The 'real cure' for inflation is keeping US dollar stable: Steve Forbes
Steve Forbes explains the ‘real cure for inflation’
Steve Forbes, chairman and CEO of Forbes Media, weighs in on the latest inflation data, blasting the Federal Reserve for its approach to curb price hikes.
Steve Forbes, chairman and CEO of Forbes Media, weighed in on the latest inflation data on Tuesday shortly after its release, blasting the Federal Reserve for its approach to curb price hikes.
Forbes, who wrote a book about inflation, explained the "real cure" to curb the price hikes, arguing that the key is keeping the U.S. dollar stable.
"I think what you’re seeing unfolding now is really conflation of two kinds of inflation, one is the chain disruptions we’ve had and that’s raising prices. We are going to see it in food with what’s happening in Ukraine," he told "Mornings with Maria" on Tuesday.
"But the big thing long-term that is very, very destructive is the Federal Reserve undermining the value of the dollar."
He then pointed to the rallying price of gold.
|GOL||GOL LINHAS AÉREAS INTELIGENTES||7.14||+0.10||+1.42%|
This year, gold prices have popped amid the conflict overseas. Analysts have argued that gold's role as an inflation hedge appears to be buoying the metal.
"There’s massive amounts of money out there – massive amounts of reserves," Forbes told host Maria Bartiromo. "The Fed has been playing with a gimmick… trying to keep $1.7 trillion out of the banking system through what they call reverse repurchase agreements."
He then stressed that the Federal Reserve thinks "the way you fight inflation is by slowing the economy down and instead of a soft landing, you often get a crash landing."
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"They think prosperity caused inflation so they think they got to create more unemployment and slow the economy, which is a disaster [and] unnecessary," Forbes continued, referring to the central bank’s goals of achieving maximum employment and a long-term inflation average of 2%, which is significantly lower than the 8.5% annual inflation rate reported in March.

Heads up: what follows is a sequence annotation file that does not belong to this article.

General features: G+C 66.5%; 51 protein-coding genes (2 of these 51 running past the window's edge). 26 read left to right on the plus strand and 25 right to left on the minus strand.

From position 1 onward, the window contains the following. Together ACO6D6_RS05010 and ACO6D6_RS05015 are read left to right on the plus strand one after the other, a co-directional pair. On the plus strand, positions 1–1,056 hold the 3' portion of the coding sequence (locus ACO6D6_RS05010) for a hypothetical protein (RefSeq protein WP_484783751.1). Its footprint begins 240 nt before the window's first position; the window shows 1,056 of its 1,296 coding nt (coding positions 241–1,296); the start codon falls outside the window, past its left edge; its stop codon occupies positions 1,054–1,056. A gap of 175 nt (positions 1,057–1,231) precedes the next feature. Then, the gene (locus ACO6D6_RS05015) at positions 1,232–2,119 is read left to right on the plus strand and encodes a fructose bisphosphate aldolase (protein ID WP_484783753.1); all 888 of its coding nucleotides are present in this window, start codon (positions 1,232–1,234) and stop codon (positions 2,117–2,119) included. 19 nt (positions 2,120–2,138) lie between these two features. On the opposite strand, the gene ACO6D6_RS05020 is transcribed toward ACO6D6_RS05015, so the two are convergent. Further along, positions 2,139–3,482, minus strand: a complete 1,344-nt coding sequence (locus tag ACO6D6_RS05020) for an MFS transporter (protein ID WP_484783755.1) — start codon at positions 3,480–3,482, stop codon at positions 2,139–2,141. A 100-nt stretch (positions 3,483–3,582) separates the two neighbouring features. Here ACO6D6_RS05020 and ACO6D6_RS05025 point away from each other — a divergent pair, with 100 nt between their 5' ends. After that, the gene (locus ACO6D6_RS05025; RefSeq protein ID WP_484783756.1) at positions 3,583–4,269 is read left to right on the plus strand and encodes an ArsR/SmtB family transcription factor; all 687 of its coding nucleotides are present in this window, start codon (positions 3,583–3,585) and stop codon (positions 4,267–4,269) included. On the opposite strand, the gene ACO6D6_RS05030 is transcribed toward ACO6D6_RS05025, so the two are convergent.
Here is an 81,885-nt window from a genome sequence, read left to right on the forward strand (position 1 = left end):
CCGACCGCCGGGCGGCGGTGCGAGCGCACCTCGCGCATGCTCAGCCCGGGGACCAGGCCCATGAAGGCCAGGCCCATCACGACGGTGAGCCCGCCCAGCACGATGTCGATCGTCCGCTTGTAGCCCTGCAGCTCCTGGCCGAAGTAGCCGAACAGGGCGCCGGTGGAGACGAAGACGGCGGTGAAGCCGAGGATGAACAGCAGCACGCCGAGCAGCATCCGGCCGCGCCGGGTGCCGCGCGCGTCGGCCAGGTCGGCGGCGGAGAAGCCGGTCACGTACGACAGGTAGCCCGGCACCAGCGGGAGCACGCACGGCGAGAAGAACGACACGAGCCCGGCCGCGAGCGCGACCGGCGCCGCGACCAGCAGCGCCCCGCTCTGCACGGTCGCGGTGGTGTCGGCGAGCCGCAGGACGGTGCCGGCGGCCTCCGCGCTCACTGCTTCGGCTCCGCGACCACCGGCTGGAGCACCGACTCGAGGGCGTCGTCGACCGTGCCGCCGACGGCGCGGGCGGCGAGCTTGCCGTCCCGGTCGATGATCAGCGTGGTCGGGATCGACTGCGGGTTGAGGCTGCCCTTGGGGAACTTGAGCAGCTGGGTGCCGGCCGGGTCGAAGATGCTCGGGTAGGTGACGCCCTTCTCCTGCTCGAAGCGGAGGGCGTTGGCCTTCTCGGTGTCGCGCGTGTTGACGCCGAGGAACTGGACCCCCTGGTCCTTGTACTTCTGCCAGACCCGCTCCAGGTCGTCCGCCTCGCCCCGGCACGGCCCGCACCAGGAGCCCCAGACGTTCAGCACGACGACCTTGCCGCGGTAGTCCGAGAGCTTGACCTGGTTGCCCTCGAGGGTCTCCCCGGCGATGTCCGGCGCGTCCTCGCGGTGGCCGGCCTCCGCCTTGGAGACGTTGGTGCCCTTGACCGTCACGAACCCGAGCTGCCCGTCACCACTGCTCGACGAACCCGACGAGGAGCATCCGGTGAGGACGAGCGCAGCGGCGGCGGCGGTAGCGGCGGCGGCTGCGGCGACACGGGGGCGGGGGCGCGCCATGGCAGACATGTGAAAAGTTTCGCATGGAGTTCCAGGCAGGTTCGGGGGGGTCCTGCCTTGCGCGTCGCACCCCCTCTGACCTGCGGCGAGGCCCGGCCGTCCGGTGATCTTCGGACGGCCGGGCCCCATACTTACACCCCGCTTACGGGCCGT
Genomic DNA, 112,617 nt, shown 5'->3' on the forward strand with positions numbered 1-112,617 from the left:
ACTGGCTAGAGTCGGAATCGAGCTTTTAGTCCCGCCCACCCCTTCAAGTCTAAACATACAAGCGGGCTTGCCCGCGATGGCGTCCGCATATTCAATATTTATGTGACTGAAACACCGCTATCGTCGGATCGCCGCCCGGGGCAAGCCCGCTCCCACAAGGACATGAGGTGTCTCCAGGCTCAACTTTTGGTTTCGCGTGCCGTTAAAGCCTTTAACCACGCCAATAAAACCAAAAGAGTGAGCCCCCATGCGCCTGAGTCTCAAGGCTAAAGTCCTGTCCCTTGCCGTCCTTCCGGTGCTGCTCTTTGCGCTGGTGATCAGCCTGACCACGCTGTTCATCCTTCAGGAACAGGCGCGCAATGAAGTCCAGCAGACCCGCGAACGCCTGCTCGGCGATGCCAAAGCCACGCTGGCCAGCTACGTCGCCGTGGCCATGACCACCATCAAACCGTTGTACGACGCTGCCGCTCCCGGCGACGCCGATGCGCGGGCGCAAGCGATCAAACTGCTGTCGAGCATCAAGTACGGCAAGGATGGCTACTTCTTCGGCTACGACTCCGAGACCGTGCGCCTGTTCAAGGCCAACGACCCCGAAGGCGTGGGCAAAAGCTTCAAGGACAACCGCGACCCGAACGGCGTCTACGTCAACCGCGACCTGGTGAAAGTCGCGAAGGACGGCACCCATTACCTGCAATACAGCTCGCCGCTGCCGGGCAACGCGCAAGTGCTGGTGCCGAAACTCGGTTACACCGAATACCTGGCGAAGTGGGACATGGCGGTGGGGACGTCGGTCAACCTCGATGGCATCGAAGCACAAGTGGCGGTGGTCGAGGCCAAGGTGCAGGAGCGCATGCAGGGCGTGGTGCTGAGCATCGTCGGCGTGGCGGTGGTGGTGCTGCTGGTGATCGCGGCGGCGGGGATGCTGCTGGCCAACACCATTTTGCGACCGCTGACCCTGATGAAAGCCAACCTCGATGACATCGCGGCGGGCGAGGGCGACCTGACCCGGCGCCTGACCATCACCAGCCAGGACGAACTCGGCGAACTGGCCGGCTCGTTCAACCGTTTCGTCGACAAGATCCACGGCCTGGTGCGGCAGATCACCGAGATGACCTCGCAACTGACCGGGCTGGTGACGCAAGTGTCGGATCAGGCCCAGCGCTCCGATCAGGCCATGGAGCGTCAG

Inflation at 40-year high for fifth consecutive month
FOX Business’ Cheryl Casone reports on the latest inflation data, which showed another jaw-dropping figure as the war between Russia and Ukraine sent oil and gas prices spiraling higher in March.
Forbes provided the insight shortly after it was revealed that inflation accelerated to a new four-decade high in March as supply chain constraints, the Russian war in Ukraine and strong consumer demand fueled rapid price gains that wiped out the benefits of rising wages for most Americans.
The Labor Department said Tuesday that the consumer price index – which measures a bevy of goods including gasoline, health care, groceries and rents – rose 8.5% in March from a year ago, the fastest pace since December 1981, when inflation hit 8.9%. Prices jumped 1.2% in the one-month period from February, the largest month-to-month jump since 2005.
The March inflation data is the first to capture the full effect of the European war, which sent gas prices in the U.S. to the highest since 2008.
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The new data will also have major implications for the Federal Reserve, which has taken a more hawkish approach to fight inflation in recent months: Policymakers raised rates by a 0.25 percentage point in March, and have since signaled support for a faster, half-point increase at their May meeting.
The biggest question now is whether central bank officials can successfully tame inflation and stabilize prices without triggering an economic recession. Raising the federal funds rate tends to create higher rates on consumers and business loans, which slows the economy by forcing them to cut back on spending.
Even as inflation at the consumer level surged to the highest level since 1981, U.S. stocks rose on Tuesday.
|I:DJI||DOW JONES AVERAGES||34424.95||+116.87||+0.34%|
|I:COMP||NASDAQ COMPOSITE INDEX||13509.517896||+97.56||+0.73%|
Reacting to the market rally, Forbes said, "I’m clutching my cash."
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"When you look at Europe going in recession, China [is] weak, you see real problems here in the U.S., I’d be very cautious," he added.